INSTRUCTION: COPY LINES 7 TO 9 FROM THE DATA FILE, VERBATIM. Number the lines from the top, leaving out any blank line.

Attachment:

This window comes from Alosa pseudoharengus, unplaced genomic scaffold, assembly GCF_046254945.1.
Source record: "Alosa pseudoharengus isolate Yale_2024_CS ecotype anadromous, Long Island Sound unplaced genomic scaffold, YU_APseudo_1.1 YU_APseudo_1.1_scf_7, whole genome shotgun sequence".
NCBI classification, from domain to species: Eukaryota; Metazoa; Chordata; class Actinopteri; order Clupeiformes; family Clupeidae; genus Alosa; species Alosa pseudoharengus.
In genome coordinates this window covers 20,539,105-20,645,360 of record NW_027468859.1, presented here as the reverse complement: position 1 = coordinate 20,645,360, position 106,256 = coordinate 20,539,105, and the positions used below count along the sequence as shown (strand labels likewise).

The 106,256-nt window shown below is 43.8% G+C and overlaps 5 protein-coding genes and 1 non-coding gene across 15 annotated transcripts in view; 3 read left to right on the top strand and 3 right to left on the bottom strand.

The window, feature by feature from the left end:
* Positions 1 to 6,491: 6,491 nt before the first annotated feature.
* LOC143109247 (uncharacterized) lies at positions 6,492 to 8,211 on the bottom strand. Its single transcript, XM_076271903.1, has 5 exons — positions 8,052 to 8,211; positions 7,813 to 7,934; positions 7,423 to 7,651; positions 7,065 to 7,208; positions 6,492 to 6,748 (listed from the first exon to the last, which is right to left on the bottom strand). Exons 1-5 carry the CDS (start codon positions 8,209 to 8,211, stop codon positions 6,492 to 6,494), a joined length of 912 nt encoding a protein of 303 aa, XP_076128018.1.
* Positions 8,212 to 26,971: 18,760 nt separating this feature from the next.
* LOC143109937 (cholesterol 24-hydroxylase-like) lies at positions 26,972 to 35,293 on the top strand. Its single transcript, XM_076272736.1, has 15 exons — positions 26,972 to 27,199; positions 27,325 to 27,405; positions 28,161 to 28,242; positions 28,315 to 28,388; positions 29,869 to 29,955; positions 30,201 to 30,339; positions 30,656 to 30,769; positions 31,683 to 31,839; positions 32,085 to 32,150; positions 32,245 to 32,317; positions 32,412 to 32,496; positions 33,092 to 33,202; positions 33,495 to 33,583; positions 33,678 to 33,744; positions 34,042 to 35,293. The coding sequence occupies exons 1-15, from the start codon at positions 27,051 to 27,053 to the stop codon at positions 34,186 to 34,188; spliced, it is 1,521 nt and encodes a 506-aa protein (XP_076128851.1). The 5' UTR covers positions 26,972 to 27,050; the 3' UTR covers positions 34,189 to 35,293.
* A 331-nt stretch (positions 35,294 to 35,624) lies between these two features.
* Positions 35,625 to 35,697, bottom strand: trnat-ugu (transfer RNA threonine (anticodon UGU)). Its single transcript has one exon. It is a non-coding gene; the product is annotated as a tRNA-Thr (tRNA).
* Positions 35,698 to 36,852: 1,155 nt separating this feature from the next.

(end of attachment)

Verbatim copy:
* Positions 1 to 6,491: 6,491 nt before the first annotated feature.
* LOC143109247 (uncharacterized) lies at positions 6,492 to 8,211 on the bottom strand. Its single transcript, XM_076271903.1, has 5 exons — positions 8,052 to 8,211; positions 7,813 to 7,934; positions 7,423 to 7,651; positions 7,065 to 7,208; positions 6,492 to 6,748 (listed from the first exon to the last, which is right to left on the bottom strand). Exons 1-5 carry the CDS (start codon positions 8,209 to 8,211, stop codon positions 6,492 to 6,494), a joined length of 912 nt encoding a protein of 303 aa, XP_076128018.1.
* Positions 8,212 to 26,971: 18,760 nt separating this feature from the next.